Leaders deliberate on saving the earth

Sowmiya Ashok
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Talk about good governance, ensuring energy, water and food security

Years from now, Quebec’s Minister of International Relations Jean-Francois Lisee would like to tell his children: “We did everything we could. We tried to lead by example and if anyone should be blamed it should be someone else.”

Speaking at the 13{+t}{+h}Delhi Sustainable Development Summit on Thursday, Mr. Lisee was referring to the efforts made by the province of Quebec to hold on to its status of a ‘green province’ – which has so far checked the emission standards of cars, launched a carbon trading system and in future hopes to electrify its transport system.

Quebec is a positive example in the North American region that is largely perceived to be lacking in political will concerning issues surrounding climate change and has instead exhibited an aggressive strategy to reduce emissions even more than the targets set by the Kyoto protocol. The province is also an example of what Quebec’s former Premier Jean Charest said: “Increasing importance of local, regional and sub-national governments in driving action on climate change mitigation and adaptation,” as expressed in a later session.

Thursday’s summit saw ministers from Maldives, Norway, Quebec and the United Arab Emirates come together to discuss the importance of good governance and ensure the availability of energy, water and food security. The theme of the session prompted UAE Assistant Minister of Foreign Affairs Dr. Sultan Ahmed Al Jaber to ask: “What are we seriously doing which is action oriented?” He pointed to the close relationship between the three elements without access to which poverty and conflict will continue to be prevalent.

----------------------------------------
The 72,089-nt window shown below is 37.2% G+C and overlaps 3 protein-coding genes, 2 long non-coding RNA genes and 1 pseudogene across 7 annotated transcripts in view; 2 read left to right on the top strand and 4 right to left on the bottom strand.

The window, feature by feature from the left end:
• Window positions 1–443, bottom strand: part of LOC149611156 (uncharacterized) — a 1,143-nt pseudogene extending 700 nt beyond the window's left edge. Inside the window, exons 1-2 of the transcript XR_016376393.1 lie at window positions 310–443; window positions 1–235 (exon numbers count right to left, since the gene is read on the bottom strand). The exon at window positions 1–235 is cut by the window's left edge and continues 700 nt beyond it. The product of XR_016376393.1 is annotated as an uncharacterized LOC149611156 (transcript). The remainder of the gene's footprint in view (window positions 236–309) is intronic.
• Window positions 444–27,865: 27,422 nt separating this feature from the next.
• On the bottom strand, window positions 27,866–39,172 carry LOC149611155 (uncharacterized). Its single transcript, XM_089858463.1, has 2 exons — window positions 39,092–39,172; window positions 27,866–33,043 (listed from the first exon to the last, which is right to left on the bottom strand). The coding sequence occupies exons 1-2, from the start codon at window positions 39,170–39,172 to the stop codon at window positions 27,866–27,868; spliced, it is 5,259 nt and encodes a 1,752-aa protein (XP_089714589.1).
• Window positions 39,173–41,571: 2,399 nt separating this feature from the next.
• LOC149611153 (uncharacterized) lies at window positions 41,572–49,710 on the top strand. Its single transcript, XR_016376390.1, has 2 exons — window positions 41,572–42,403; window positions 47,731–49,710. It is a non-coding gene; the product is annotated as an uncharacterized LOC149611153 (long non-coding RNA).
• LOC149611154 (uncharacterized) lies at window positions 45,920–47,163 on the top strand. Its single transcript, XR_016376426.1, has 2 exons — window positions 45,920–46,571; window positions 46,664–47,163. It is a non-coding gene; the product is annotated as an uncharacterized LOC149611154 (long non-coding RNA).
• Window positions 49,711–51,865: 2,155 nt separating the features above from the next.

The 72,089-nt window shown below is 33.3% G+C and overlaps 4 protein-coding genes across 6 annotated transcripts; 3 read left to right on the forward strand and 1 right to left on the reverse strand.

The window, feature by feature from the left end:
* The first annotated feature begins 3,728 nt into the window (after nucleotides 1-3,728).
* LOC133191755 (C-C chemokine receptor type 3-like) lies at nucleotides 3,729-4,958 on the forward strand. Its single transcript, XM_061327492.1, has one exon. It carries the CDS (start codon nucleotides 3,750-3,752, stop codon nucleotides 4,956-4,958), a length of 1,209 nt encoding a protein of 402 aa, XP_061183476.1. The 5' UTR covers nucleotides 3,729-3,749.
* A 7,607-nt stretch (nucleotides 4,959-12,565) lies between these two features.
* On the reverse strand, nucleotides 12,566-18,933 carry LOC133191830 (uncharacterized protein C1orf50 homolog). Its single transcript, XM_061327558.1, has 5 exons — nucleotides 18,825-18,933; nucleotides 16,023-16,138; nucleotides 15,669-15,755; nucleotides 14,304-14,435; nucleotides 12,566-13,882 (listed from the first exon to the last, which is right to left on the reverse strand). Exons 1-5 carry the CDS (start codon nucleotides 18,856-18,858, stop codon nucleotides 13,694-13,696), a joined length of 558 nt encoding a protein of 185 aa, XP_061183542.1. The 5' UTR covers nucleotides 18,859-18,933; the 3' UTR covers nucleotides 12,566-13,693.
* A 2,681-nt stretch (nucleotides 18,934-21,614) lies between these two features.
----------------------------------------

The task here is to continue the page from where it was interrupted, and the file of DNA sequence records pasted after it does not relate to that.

Along the theme of good governance, Norway’s Deputy Minister for International Development Arvinn Eikeland Gadgil said it was also importance to have fair governance. “Look at how the world is developing today. I am part of the growing middle-class and those who tend to nature are far away from me,” he said, stressing that there was a disconnect between theory and practice when it comes to implementing environmental policies. He highlighted Norway’s “tax for development model” as a policy for distribution.

With “Western interests” dominating discourses on climate change, as expressed by former Deputy Prime Minister of the United Kingdom Lord John Prescott, the inputs from Maldives’ Minister of Environment and Energy Dr. Mariyam Shakeela put things in perspective. “It is wrong to assume that climate change does not affect a country because of its geographical location or its economic status,” she said, adding that the actions of larger and more industrialised countries affect the living conditions of a country such as Maldives. Emphasising on strong leadership and political commitment, she said: “We are all in the same sinking boat together.”

The 13{+t}{+h}Delhi Sustainable Development Summit is organised by The Energy and Resources Institute. The Hindu is the media partner.




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